Spatial complexity as a factor in the experience of time duration
Hammes, David Joseph
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The purpose of the study is to set forth a framework for the research of spatio-environmental factors on the experience of time duration. A literature survey considers the nature of the experience of time as well as the research that has been carried out on different factors in the experience of time duration. The survey also considers different categories of the spatio-environmental realm and how the realm is experienced through the sensory system. Particular attention is directed in the primary hypothesis toward the possible influence of the spatio-environmental factor of complexity, especially visual complexity. Exploratory testing of complexity used 24 college students performing duration estimates with the Production method viewing scale models of different complexity of wall surface and pattern. A secondary aspect of the study is to find support for the possible application of the primary hypothesis to the field of architecture. One undesirable experience of time duration, boredom, is studied in greater detail. Literature support is found for the relationship between boredom and decreased sense input, with decreased perceived visual complexity an example of decreased sense input. The susceptibility of the elderly to decreased sense input is considered, pointing to a possible increased susceptibility of the elderly to certain types of boredom. The scale model testing was modified with a glass screen to simulate decreased visual input, and the relationship between decreased visual input and duration estimation was analyzed for support of the secondary hypothesis. Tests for both hypotheses failed to provide confirmation but offer helpful guidance for future tests.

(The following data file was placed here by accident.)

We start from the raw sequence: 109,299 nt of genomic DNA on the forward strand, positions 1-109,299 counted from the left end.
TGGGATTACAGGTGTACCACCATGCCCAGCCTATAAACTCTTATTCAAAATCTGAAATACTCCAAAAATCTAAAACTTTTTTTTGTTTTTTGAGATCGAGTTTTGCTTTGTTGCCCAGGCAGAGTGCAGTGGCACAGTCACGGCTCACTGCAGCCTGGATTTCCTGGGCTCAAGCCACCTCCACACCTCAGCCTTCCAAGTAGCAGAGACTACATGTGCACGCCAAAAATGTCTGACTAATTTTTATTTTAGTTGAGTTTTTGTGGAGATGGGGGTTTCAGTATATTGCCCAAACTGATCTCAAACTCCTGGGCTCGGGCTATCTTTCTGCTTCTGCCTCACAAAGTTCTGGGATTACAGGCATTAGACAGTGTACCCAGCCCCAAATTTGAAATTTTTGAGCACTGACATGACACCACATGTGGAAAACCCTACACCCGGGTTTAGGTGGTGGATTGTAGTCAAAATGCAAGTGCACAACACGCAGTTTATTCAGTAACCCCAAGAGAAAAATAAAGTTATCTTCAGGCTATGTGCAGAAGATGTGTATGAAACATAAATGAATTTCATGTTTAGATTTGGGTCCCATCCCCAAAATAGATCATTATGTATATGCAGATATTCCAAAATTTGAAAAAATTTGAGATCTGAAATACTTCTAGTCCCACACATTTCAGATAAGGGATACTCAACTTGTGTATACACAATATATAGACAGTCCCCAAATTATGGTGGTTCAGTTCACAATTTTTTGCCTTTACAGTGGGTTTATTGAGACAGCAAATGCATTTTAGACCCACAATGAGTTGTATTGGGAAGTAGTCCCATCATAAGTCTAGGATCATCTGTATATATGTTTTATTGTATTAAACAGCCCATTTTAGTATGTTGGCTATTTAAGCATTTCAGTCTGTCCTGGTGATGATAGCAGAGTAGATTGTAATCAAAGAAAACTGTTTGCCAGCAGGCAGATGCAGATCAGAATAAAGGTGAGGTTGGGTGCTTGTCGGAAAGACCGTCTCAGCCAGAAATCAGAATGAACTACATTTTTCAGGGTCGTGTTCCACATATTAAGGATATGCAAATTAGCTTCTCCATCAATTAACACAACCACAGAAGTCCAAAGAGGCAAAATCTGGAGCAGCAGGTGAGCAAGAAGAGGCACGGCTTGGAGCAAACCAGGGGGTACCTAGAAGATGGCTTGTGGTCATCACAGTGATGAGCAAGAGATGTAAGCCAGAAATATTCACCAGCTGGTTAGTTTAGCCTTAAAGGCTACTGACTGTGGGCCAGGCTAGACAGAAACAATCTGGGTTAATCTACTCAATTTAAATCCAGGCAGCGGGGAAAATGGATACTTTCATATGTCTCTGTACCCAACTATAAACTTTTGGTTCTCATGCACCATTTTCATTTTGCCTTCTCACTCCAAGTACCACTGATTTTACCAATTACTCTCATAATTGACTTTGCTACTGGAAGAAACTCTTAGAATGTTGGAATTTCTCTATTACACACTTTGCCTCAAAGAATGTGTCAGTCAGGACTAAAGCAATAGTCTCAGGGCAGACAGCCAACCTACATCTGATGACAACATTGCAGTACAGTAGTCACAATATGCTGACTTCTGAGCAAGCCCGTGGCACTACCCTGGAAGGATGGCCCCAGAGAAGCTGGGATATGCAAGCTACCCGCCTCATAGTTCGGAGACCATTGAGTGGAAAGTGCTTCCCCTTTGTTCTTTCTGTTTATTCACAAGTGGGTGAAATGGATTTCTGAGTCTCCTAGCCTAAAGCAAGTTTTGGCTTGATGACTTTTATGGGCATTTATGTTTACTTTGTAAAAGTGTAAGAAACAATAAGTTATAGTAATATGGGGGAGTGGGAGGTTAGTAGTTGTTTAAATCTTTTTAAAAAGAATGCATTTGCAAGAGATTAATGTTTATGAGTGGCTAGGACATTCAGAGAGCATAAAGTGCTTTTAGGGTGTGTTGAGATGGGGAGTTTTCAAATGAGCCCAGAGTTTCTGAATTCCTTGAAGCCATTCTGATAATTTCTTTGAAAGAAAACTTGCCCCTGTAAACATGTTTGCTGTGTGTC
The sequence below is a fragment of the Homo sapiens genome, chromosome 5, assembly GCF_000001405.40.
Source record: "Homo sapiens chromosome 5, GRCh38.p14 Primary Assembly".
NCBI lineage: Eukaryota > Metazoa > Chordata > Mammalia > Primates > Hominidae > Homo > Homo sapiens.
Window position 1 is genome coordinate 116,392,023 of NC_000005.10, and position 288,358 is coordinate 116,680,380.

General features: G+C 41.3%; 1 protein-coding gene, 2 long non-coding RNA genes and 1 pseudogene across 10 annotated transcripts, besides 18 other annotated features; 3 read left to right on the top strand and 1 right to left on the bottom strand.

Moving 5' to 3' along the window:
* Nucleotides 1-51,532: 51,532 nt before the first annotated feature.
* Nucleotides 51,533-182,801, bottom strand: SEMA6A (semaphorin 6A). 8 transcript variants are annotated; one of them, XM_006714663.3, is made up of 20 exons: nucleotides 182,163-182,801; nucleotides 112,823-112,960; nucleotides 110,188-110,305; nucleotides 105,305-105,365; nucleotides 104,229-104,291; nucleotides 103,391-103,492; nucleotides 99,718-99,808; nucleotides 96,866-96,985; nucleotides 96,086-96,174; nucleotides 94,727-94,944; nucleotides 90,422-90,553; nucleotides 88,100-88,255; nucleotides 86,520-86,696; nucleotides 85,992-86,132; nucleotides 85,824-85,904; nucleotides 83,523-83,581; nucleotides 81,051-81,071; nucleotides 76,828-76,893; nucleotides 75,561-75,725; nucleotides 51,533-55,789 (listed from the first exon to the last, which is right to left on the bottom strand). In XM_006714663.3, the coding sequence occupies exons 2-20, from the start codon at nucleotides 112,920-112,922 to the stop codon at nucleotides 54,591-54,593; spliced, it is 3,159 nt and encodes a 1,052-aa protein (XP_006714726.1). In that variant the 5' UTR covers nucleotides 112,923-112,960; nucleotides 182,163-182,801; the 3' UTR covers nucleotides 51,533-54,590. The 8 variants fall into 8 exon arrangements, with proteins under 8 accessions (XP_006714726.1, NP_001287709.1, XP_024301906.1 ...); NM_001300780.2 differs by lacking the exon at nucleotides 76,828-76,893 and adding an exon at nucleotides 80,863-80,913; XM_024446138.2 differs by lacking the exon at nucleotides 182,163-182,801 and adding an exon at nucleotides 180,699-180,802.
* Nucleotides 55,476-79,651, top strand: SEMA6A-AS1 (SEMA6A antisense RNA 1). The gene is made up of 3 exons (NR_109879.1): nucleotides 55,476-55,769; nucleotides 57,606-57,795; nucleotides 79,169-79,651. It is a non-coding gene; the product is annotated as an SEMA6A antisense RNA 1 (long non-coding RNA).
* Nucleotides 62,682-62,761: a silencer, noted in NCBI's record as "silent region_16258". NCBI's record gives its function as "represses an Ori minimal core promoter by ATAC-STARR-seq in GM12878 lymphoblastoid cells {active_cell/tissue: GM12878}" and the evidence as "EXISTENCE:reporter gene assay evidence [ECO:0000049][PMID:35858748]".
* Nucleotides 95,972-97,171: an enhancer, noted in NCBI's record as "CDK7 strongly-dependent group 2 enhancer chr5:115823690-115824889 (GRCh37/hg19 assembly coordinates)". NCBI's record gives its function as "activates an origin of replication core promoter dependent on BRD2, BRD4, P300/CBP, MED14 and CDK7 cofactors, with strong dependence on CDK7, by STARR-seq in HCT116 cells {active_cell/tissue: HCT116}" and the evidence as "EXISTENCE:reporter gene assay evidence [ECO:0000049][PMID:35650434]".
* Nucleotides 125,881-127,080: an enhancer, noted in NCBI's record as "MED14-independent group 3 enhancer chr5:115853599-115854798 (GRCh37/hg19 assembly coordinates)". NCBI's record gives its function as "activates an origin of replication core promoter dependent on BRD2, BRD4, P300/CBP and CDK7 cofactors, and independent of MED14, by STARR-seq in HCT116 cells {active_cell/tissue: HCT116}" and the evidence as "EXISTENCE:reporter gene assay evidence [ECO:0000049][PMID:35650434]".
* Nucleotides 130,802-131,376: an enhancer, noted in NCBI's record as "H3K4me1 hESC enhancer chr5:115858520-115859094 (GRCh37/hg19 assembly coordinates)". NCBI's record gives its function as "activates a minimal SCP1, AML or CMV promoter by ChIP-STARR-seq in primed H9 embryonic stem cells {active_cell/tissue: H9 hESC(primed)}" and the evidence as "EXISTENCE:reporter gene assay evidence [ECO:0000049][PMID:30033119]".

- Masters Theses